One would think that if the Fed rate was truly tight for market conditions, we would have seen more low-productivity firms get cleaned out. But the continued existence of relatively more low-productivity firms supports the view that the Fed rate has not been tight and therefore not disciplining low-productivity firms.

Also the banks want low-productivity firms to stay alive because the banks are protecting their own capital ratios.

So these two processes of challenging low-productivity firms, higher real wages and a rising Fed rate, have been excessively weak so far in this business cycle. The result is a weaker economy.

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Anyone got a number? For ‘Real Debt Service of Public Debt as % of GDP’

And this is an honest question, one that I have been poking around in but maybe don’t have the chops to answer.

Lets take three measures of Public Debt:
One nominal. Public Debt as of the 16th was $17.899 trillion. And rising.
Two as percentage of GDP. And BTW the preferred measure of deficit fetishists prior to the blowup in R-R, but still active enough. Well depending on whether you take Total Public Debt or its major component Debt Held by the Public this ratio is either close to 100 or 70 depending (top of head, please insert real number.
Three when measured as debt service as share of GDP.

Now I would argue that this last measure is the right one for measuring ‘sustainability’ of debt. For one thing it is generally the measure used my most households and corporations because it directly effects cash flow, and for most people Cash is King. Take the following thought experiment:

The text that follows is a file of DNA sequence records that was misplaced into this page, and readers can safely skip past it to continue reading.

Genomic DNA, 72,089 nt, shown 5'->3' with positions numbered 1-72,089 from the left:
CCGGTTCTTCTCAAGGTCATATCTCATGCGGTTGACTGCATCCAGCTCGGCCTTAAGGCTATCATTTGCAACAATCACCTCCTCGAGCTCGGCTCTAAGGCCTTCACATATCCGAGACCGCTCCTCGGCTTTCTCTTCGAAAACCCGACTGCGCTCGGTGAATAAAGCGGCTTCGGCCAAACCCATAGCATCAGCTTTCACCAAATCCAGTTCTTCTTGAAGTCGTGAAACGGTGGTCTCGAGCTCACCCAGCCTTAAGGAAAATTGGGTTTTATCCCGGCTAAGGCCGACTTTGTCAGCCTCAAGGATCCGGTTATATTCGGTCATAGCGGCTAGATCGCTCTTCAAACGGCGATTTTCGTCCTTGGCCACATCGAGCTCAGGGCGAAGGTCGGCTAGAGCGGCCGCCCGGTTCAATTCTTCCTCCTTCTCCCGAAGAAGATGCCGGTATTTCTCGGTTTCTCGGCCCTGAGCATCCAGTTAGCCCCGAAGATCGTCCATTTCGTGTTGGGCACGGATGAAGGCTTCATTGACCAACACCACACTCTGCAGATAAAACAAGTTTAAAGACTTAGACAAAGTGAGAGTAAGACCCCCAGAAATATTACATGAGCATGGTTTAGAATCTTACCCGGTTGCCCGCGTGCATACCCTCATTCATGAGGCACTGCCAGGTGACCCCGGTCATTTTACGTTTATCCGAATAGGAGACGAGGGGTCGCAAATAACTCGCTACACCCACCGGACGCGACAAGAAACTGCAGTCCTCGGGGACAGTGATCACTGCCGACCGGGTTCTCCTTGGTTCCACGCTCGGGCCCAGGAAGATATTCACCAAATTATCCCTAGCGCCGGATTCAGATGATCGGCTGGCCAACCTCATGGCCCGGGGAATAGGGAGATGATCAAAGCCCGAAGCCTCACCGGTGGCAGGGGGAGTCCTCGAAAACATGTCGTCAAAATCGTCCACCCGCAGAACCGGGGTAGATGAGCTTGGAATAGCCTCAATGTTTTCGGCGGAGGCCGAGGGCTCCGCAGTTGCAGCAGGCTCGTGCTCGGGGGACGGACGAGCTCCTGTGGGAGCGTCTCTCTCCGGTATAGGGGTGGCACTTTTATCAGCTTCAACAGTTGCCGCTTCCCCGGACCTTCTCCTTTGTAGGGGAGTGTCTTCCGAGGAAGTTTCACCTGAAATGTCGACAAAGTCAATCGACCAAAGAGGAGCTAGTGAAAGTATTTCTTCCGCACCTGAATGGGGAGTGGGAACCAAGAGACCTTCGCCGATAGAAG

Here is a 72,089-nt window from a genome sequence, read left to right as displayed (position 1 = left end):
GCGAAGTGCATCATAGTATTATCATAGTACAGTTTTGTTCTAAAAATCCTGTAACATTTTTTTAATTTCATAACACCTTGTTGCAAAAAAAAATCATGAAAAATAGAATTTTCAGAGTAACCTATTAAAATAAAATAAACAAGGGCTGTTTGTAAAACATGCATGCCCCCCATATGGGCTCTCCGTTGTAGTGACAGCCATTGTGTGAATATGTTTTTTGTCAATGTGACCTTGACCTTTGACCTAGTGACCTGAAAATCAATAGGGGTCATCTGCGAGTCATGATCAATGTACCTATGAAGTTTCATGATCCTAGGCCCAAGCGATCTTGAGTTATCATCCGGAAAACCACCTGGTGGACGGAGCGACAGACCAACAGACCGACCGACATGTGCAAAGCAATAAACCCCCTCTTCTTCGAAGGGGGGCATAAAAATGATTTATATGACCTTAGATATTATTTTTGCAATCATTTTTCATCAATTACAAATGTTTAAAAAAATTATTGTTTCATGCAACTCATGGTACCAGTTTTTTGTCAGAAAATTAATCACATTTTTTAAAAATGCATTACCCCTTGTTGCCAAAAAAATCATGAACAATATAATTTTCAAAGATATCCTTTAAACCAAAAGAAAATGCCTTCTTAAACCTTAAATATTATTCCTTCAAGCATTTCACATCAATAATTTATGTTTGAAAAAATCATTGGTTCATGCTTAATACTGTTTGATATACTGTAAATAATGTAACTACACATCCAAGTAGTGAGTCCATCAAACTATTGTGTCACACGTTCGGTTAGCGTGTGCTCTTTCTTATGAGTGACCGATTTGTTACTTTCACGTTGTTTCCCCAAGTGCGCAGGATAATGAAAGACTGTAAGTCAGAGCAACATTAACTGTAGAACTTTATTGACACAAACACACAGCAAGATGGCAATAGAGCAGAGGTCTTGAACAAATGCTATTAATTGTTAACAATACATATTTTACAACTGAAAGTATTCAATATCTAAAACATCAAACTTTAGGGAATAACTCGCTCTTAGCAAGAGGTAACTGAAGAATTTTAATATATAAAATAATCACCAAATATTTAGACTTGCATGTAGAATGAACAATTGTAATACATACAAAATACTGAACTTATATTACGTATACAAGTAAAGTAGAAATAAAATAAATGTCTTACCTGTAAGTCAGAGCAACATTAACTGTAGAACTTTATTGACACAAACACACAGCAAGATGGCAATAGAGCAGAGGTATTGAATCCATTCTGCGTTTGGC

I have borrowed a billion dollars at zero percent interest on an interest only loan with no term. Is that borrowed money actually to be considered ‘debt’ if it costs nothing to hold it and never has to be paid back? Well lets just say that it is an odd kind of debt. Now obviously no one is going to loan me a billion on those terms but increasingly people are effectively offering something close to that to Uncle Sam. That is the real rate on the 10 year is at or even below the zero bound, in effect people are paying the U.S. to hold their money for them. On the other hand there are still older issues of the 10 year and longer notes and bonds that are carrying higher yields and so there is actual debt service. But how much of that is real? And what is the percentage of federal revenues and/or GDP going to that? Because this is a harder number to come up with than you might think for a couple reasons.